Date of Conferral



Doctor of Education (Ed.D.)




Kelly Hall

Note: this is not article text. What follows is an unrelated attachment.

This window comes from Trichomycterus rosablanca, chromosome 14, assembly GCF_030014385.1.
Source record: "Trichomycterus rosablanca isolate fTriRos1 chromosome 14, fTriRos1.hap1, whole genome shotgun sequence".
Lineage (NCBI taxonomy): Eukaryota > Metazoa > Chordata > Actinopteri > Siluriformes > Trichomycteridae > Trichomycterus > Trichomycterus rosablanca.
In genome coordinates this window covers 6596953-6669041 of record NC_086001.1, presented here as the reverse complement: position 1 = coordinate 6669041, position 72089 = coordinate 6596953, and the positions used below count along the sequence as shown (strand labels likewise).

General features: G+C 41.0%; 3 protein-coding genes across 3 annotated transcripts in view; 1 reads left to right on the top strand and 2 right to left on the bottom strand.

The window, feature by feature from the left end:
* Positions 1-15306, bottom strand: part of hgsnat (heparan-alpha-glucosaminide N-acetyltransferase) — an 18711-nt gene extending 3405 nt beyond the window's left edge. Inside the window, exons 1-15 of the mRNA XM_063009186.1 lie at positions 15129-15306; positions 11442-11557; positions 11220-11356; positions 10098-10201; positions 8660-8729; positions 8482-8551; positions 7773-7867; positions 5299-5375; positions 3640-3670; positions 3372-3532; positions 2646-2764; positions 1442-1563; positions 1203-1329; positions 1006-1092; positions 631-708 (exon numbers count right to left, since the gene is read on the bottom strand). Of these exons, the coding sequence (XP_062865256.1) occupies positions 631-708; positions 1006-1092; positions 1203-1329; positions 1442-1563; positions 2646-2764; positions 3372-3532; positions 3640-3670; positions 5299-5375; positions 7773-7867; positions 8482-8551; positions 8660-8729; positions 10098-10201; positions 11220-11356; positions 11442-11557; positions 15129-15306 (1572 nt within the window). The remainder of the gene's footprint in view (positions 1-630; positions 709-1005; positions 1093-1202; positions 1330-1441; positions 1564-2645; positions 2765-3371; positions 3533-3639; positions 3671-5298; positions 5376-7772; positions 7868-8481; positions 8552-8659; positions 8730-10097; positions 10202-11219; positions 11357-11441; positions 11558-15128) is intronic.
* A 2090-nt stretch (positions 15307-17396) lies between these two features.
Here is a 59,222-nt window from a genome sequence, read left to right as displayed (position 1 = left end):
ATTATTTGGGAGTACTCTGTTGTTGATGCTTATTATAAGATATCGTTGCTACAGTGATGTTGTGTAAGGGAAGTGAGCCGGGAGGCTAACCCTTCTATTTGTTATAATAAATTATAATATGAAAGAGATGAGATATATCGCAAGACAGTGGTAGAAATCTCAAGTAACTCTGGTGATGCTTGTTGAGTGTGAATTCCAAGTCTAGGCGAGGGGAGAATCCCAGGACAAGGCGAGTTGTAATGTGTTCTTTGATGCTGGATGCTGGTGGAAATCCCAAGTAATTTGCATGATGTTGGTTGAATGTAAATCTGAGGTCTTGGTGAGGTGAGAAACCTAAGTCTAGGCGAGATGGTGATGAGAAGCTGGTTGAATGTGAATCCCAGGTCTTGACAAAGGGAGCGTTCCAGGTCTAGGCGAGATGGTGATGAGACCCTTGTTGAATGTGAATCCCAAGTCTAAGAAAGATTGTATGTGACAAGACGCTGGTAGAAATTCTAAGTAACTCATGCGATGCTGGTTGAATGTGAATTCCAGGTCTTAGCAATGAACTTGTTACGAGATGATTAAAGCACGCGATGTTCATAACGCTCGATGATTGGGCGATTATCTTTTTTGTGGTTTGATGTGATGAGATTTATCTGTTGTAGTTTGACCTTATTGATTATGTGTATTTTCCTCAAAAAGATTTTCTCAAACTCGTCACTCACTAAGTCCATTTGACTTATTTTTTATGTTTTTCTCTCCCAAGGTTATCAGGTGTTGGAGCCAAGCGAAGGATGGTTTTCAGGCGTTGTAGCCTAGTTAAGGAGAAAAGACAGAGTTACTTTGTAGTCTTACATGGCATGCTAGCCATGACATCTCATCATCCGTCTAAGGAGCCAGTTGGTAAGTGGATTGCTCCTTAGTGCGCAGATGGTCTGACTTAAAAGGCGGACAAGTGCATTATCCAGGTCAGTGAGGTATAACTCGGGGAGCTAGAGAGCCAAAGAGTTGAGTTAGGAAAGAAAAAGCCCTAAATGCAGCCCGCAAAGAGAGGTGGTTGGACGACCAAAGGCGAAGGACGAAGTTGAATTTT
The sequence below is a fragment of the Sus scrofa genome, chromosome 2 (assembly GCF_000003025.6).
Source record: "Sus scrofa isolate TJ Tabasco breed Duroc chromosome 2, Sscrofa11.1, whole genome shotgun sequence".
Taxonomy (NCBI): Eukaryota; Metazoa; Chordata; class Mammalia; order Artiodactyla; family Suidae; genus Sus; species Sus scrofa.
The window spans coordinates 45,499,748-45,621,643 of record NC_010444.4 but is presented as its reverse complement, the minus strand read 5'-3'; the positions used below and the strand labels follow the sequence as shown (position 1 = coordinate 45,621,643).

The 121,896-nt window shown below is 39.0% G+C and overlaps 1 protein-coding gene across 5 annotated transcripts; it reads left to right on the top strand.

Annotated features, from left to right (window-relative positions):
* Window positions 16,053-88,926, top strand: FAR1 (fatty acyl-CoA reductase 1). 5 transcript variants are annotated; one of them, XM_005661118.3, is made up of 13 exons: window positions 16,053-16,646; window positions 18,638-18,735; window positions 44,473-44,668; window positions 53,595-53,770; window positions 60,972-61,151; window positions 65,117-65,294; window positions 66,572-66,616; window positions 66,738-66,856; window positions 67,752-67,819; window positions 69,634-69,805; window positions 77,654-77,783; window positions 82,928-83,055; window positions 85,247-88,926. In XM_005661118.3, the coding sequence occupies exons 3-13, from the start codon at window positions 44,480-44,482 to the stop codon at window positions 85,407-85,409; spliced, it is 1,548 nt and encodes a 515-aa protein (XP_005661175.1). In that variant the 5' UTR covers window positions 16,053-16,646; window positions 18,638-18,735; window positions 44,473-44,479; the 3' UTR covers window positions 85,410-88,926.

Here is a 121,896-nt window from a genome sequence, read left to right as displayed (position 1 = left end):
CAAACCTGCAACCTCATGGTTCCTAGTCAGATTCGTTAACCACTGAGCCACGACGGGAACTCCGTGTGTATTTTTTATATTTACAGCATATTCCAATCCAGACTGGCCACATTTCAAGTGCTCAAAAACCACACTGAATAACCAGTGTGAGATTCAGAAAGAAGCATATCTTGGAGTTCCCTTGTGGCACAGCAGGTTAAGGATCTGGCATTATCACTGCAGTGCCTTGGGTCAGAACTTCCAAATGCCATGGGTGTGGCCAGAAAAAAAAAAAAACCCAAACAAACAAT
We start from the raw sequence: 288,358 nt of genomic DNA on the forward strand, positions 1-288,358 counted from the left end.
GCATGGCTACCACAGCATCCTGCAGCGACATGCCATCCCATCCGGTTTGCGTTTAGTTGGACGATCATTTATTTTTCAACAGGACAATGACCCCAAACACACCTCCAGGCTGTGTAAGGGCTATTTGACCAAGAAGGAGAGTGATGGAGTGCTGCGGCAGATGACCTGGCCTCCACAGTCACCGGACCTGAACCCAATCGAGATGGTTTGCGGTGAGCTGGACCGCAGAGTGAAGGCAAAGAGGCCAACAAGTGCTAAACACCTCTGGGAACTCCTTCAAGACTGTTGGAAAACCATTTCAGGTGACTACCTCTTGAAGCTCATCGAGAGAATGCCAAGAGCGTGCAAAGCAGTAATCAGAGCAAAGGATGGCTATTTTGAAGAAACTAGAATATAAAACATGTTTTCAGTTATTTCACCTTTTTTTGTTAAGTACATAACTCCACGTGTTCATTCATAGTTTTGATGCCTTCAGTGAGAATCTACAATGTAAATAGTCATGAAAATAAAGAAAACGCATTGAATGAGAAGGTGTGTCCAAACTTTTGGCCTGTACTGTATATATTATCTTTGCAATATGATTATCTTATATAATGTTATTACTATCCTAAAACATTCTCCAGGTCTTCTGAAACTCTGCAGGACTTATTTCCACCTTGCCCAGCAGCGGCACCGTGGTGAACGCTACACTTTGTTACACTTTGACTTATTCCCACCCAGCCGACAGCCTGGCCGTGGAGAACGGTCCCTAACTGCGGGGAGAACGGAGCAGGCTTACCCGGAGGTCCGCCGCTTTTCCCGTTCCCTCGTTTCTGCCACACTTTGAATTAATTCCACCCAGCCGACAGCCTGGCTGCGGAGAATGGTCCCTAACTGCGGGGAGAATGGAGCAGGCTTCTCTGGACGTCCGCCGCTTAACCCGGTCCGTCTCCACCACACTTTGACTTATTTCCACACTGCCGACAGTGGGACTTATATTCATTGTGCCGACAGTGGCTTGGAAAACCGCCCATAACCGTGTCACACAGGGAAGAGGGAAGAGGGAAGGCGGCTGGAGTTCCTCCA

Transportation security threats are constantly changing. Training transportation security personnel to identify these changing threats is vital to the safety of travelers aboard transportation vessels. Although many studies about detection competency and training of screeners at airports have been conducted, a gap in the research literature exists about training security practice in the cruise ship industry. Currently, not all cruise companies require their security employees to use screening tutoring software as part of their onboard training. In an orientation program, a maritime corporation implemented online screening simulation tutoring to train and an assessment tool to measure the detection competency of newly hired security personnel. Guided by Green and Swets signal detection theory, the purpose of this study was to determine if there was a statistically significant difference in the posttraining threat detection competency between security personnel who used the screening tutoring software and those who did not, controlling for pretraining competency. A quantitative comparative research design using archival data was conducted. The difference in posttraining detection competency of a census of 89 trainees, 49 who used and 40 who did not use the simulation, was tested using one-way ANCOVA. Findings indicated that, after controlling for pretraining competency, security personnel who used the screening tutoring software had significantly higher posttraining threat detection competency than personnel who did not use the simulation tutoring software (p < .05). Training maritime security personnel to have higher threat detection competency has the potential to create increased security aboard cruise vessels thus promoting positive social change within the maritime industry and community over time.